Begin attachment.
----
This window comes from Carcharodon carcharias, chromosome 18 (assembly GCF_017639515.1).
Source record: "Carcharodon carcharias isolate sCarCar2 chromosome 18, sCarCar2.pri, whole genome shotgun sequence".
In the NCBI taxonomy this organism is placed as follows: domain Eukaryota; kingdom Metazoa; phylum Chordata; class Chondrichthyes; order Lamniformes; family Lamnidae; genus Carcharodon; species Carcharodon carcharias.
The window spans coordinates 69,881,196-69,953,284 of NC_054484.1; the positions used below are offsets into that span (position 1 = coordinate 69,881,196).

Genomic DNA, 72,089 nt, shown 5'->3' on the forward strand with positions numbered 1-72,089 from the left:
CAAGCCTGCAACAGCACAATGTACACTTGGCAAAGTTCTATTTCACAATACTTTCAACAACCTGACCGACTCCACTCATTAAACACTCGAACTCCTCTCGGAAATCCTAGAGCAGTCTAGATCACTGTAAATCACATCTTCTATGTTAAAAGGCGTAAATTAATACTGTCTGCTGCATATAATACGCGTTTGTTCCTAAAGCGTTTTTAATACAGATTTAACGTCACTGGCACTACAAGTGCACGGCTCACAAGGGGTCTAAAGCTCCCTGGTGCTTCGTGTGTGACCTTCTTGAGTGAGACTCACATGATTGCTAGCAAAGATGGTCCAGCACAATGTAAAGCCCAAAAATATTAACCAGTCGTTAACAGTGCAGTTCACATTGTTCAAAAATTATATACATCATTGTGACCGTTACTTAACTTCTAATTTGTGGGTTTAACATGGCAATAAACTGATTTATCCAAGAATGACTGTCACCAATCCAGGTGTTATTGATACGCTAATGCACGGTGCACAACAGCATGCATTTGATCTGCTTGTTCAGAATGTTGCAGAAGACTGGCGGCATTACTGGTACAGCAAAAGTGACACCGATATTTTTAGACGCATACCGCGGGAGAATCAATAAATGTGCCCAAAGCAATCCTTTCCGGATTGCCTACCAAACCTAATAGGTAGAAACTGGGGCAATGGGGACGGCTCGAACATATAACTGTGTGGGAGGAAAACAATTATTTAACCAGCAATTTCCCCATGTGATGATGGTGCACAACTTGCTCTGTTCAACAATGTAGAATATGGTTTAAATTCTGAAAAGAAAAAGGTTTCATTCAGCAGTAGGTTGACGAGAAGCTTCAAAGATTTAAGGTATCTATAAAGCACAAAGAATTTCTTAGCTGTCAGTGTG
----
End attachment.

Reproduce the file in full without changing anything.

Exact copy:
This window comes from Carcharodon carcharias, chromosome 18 (assembly GCF_017639515.1).
Source record: "Carcharodon carcharias isolate sCarCar2 chromosome 18, sCarCar2.pri, whole genome shotgun sequence".
In the NCBI taxonomy this organism is placed as follows: domain Eukaryota; kingdom Metazoa; phylum Chordata; class Chondrichthyes; order Lamniformes; family Lamnidae; genus Carcharodon; species Carcharodon carcharias.
The window spans coordinates 69,881,196-69,953,284 of NC_054484.1; the positions used below are offsets into that span (position 1 = coordinate 69,881,196).

Genomic DNA, 72,089 nt, shown 5'->3' on the forward strand with positions numbered 1-72,089 from the left:
CAAGCCTGCAACAGCACAATGTACACTTGGCAAAGTTCTATTTCACAATACTTTCAACAACCTGACCGACTCCACTCATTAAACACTCGAACTCCTCTCGGAAATCCTAGAGCAGTCTAGATCACTGTAAATCACATCTTCTATGTTAAAAGGCGTAAATTAATACTGTCTGCTGCATATAATACGCGTTTGTTCCTAAAGCGTTTTTAATACAGATTTAACGTCACTGGCACTACAAGTGCACGGCTCACAAGGGGTCTAAAGCTCCCTGGTGCTTCGTGTGTGACCTTCTTGAGTGAGACTCACATGATTGCTAGCAAAGATGGTCCAGCACAATGTAAAGCCCAAAAATATTAACCAGTCGTTAACAGTGCAGTTCACATTGTTCAAAAATTATATACATCATTGTGACCGTTACTTAACTTCTAATTTGTGGGTTTAACATGGCAATAAACTGATTTATCCAAGAATGACTGTCACCAATCCAGGTGTTATTGATACGCTAATGCACGGTGCACAACAGCATGCATTTGATCTGCTTGTTCAGAATGTTGCAGAAGACTGGCGGCATTACTGGTACAGCAAAAGTGACACCGATATTTTTAGACGCATACCGCGGGAGAATCAATAAATGTGCCCAAAGCAATCCTTTCCGGATTGCCTACCAAACCTAATAGGTAGAAACTGGGGCAATGGGGACGGCTCGAACATATAACTGTGTGGGAGGAAAACAATTATTTAACCAGCAATTTCCCCATGTGATGATGGTGCACAACTTGCTCTGTTCAACAATGTAGAATATGGTTTAAATTCTGAAAAGAAAAAGGTTTCATTCAGCAGTAGGTTGACGAGAAGCTTCAAAGATTTAAGGTATCTATAAAGCACAAAGAATTTCTTAGCTGTCAGTGTG